‘It shows we are a highly-skilled, highly-educated workforce that is currently under-valued.’


Marcus Hollyer 4 HOLLYER: 'We aren't worth 30 per cent less'

The cycle is vicious, and self-perpetuating. Poor pay leads to short-staffing, and under-staffed hospitals lead to longer waits and poorer outcomes for patients. More doctors leave as a result, and problems get worse.

NIJDC is also urging hospital trusts to commit to complying with the BMA fatigue and facilities charter, with a focus on urgent introduction of safe working limits to fix rotas.

This comes after GMC survey results found 49 per cent of trainees in Northern Ireland reported working above their rostered hours – higher than the UK average of 42 per cent – and a higher proportion (38 per cent) reporting rota gaps than in the UK (28 per cent).

Doctors demonstrating at Royal Victoria Hospital explained how conditions are affecting their morale and wellbeing – and that they have concerns about the level of care the system allows them to provide.

Foundation year one Ross Brown said: ‘It’s hard enough to recruit to Northern Ireland anyway, and the low pay makes it even worse.

‘Rota gaps have become permanent gaps. There’s a permanent staffing shortage, it’s the new normal. If someone else is off sick, you are left doing the work of two doctors. It’s not sustainable, and more and more people are leaving. We don’t feel like we’re giving the care we want to give.’


Best outcome

Fellow foundation year one Emily Snowden agreed: ‘Some days all we can do is keep people safe. You are just trying to put out one fire and move on to the next thing.’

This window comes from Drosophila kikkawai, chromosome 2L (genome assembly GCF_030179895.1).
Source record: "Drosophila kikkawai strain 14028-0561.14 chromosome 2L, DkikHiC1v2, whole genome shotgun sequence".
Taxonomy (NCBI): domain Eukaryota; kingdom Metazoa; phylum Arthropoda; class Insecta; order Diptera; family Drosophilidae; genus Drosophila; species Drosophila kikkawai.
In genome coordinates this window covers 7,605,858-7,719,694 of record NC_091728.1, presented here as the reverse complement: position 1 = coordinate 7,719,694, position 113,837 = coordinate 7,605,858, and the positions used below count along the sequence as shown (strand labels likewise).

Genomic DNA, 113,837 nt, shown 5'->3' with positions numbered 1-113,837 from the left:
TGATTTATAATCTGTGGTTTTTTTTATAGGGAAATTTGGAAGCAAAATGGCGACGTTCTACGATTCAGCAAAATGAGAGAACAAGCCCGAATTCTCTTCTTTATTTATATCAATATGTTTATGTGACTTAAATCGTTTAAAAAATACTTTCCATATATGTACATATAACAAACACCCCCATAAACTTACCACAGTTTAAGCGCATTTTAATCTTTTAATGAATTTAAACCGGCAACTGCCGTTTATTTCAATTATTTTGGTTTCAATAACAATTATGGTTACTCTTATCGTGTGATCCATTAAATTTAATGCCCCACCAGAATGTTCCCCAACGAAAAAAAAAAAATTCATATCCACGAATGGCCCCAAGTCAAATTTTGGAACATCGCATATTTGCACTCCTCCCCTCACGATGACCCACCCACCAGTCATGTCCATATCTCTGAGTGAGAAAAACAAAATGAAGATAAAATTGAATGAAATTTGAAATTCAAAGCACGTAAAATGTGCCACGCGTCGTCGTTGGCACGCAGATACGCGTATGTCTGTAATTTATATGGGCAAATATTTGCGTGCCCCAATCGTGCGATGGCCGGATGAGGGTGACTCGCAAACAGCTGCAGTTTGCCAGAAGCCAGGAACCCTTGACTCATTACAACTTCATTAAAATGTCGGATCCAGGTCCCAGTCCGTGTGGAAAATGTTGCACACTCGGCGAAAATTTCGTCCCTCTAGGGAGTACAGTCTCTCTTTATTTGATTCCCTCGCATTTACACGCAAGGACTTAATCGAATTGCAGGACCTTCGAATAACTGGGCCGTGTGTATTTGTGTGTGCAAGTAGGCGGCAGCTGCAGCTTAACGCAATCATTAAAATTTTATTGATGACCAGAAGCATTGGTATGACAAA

Denise McKeegan, a specialty trainee 7 explained the ‘huge changes’ she has witnessed since becoming a junior doctor in 2013.

‘We didn’t used to have hundreds of patients in corridors. That’s not why I signed up to become a doctor. I feel like I’m always apologising to people because we’re always giving people substandard care. You never get on top of things. You’re not even putting fires out, you’re just dampening them.

‘If you pay people properly they will stay. If they have better conditions, they will stay. But if you don’t they will move for better conditions and quality of life elsewhere.’

Molly Keenan, a specialty trainee 1, said: ‘We just feel undervalued. It’s really hard to repeat this day after day. We spend our whole time apologising to patients for something that is out of our control – that can be traumatising.

‘What do you say to a patient who has been waiting for 24 hours?’

Specialty trainee 5 Orla Devlan said colleagues are voting with their feet as a result of the conditions. ‘We are constantly working with rota gaps,’ she said. ‘People choose to leave training entirely or work less than full-time [for their mental health].’

NI strike 6 march 9 SOLIDARITY: Drs Devlan, Irvine and McGonagle

Ross Irvine, a specialty trainee 6, pointed out that conditions have led to the highest rates of burnout among trainers and trainees in Northern Ireland, according to GMC data.

Ruth McGonagle, a specialty trainee 5, is saving up for her wedding, but says it would be impossible without picking up extra locum shifts.

‘That’s not what anyone thought when they signed up to become a doctor,’ she said. ‘We do this job because we want to help people but we all thought it would be a good salary. It doesn’t feel like what we signed up to.’

Dr Griffin says the situation – of hospitals at breaking point, staff burnt out and watching their colleagues leave for better pay and conditions elsewhere – has forced doctors in Northern Ireland into action when they have historically been ‘resistant to change’.

‘Let’s not wait until things are in absolute crisis mode until we act – which is more expensive anyway,’ she said. ‘Let’s make positive choices now.’

This initial 24-hour walkout could be followed by longer strike action if the devolved government does not produce an offer that the NIJDC feels it can take to its members.

‘It’s a big move that it’s come to this,’ says Dr Griffin. ‘No doctor wants to go on strike. Doctors used to be adequately paid for the work that they do, but everyone is feeling the squeeze now.

‘The social contract has been broken.’


(image credits: Ben Ireland/BMA)